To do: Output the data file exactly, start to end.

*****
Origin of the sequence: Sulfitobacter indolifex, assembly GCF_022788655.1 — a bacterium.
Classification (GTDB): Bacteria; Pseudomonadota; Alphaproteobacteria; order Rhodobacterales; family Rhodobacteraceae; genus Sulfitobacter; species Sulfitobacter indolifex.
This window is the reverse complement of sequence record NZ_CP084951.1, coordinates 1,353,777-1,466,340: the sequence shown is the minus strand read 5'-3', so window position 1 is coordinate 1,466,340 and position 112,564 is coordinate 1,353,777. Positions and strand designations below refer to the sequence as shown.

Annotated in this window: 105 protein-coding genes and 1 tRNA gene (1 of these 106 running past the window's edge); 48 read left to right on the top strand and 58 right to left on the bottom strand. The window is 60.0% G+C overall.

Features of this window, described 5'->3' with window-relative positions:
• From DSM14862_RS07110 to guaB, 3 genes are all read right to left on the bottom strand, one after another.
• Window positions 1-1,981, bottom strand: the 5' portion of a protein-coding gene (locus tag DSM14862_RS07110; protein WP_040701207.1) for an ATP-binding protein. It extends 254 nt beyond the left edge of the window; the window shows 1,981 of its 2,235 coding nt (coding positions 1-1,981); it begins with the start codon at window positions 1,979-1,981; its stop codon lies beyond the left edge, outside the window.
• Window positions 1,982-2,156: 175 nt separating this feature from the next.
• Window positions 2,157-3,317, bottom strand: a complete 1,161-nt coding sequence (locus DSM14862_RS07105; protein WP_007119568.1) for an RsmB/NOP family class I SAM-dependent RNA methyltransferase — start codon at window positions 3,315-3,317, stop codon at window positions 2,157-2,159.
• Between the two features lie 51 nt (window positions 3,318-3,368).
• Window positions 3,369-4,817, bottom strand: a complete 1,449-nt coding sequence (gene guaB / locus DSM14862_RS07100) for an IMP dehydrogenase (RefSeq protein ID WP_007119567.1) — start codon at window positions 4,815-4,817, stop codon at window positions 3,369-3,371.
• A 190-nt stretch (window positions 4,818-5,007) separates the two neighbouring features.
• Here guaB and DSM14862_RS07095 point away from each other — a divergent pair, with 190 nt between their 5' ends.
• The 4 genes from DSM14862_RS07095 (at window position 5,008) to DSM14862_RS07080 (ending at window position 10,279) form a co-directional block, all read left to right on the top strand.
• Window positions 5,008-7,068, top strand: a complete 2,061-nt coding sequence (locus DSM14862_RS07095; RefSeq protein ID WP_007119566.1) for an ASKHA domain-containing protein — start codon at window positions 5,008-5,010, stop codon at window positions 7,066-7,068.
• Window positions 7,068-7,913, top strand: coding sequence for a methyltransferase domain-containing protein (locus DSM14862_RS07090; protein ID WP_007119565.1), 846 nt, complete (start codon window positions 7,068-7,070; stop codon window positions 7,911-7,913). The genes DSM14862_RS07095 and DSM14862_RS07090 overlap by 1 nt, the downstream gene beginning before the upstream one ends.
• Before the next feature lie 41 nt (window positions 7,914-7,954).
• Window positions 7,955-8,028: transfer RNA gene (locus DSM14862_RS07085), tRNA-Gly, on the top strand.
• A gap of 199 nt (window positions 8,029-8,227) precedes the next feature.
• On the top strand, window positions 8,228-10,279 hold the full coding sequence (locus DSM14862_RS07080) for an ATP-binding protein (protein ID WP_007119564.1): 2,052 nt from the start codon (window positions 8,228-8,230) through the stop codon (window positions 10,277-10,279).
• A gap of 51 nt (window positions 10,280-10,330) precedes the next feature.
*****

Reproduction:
Origin of the sequence: Sulfitobacter indolifex, assembly GCF_022788655.1 — a bacterium.
Classification (GTDB): Bacteria; Pseudomonadota; Alphaproteobacteria; order Rhodobacterales; family Rhodobacteraceae; genus Sulfitobacter; species Sulfitobacter indolifex.
This window is the reverse complement of sequence record NZ_CP084951.1, coordinates 1,353,777-1,466,340: the sequence shown is the minus strand read 5'-3', so window position 1 is coordinate 1,466,340 and position 112,564 is coordinate 1,353,777. Positions and strand designations below refer to the sequence as shown.

Annotated in this window: 105 protein-coding genes and 1 tRNA gene (1 of these 106 running past the window's edge); 48 read left to right on the top strand and 58 right to left on the bottom strand. The window is 60.0% G+C overall.

Features of this window, described 5'->3' with window-relative positions:
• From DSM14862_RS07110 to guaB, 3 genes are all read right to left on the bottom strand, one after another.
• Window positions 1-1,981, bottom strand: the 5' portion of a protein-coding gene (locus tag DSM14862_RS07110; protein WP_040701207.1) for an ATP-binding protein. It extends 254 nt beyond the left edge of the window; the window shows 1,981 of its 2,235 coding nt (coding positions 1-1,981); it begins with the start codon at window positions 1,979-1,981; its stop codon lies beyond the left edge, outside the window.
• Window positions 1,982-2,156: 175 nt separating this feature from the next.
• Window positions 2,157-3,317, bottom strand: a complete 1,161-nt coding sequence (locus DSM14862_RS07105; protein WP_007119568.1) for an RsmB/NOP family class I SAM-dependent RNA methyltransferase — start codon at window positions 3,315-3,317, stop codon at window positions 2,157-2,159.
• Between the two features lie 51 nt (window positions 3,318-3,368).
• Window positions 3,369-4,817, bottom strand: a complete 1,449-nt coding sequence (gene guaB / locus DSM14862_RS07100) for an IMP dehydrogenase (RefSeq protein ID WP_007119567.1) — start codon at window positions 4,815-4,817, stop codon at window positions 3,369-3,371.
• A 190-nt stretch (window positions 4,818-5,007) separates the two neighbouring features.
• Here guaB and DSM14862_RS07095 point away from each other — a divergent pair, with 190 nt between their 5' ends.
• The 4 genes from DSM14862_RS07095 (at window position 5,008) to DSM14862_RS07080 (ending at window position 10,279) form a co-directional block, all read left to right on the top strand.
• Window positions 5,008-7,068, top strand: a complete 2,061-nt coding sequence (locus DSM14862_RS07095; RefSeq protein ID WP_007119566.1) for an ASKHA domain-containing protein — start codon at window positions 5,008-5,010, stop codon at window positions 7,066-7,068.
• Window positions 7,068-7,913, top strand: coding sequence for a methyltransferase domain-containing protein (locus DSM14862_RS07090; protein ID WP_007119565.1), 846 nt, complete (start codon window positions 7,068-7,070; stop codon window positions 7,911-7,913). The genes DSM14862_RS07095 and DSM14862_RS07090 overlap by 1 nt, the downstream gene beginning before the upstream one ends.
• Before the next feature lie 41 nt (window positions 7,914-7,954).
• Window positions 7,955-8,028: transfer RNA gene (locus DSM14862_RS07085), tRNA-Gly, on the top strand.
• A gap of 199 nt (window positions 8,029-8,227) precedes the next feature.
• On the top strand, window positions 8,228-10,279 hold the full coding sequence (locus DSM14862_RS07080) for an ATP-binding protein (protein ID WP_007119564.1): 2,052 nt from the start codon (window positions 8,228-8,230) through the stop codon (window positions 10,277-10,279).
• A gap of 51 nt (window positions 10,280-10,330) precedes the next feature.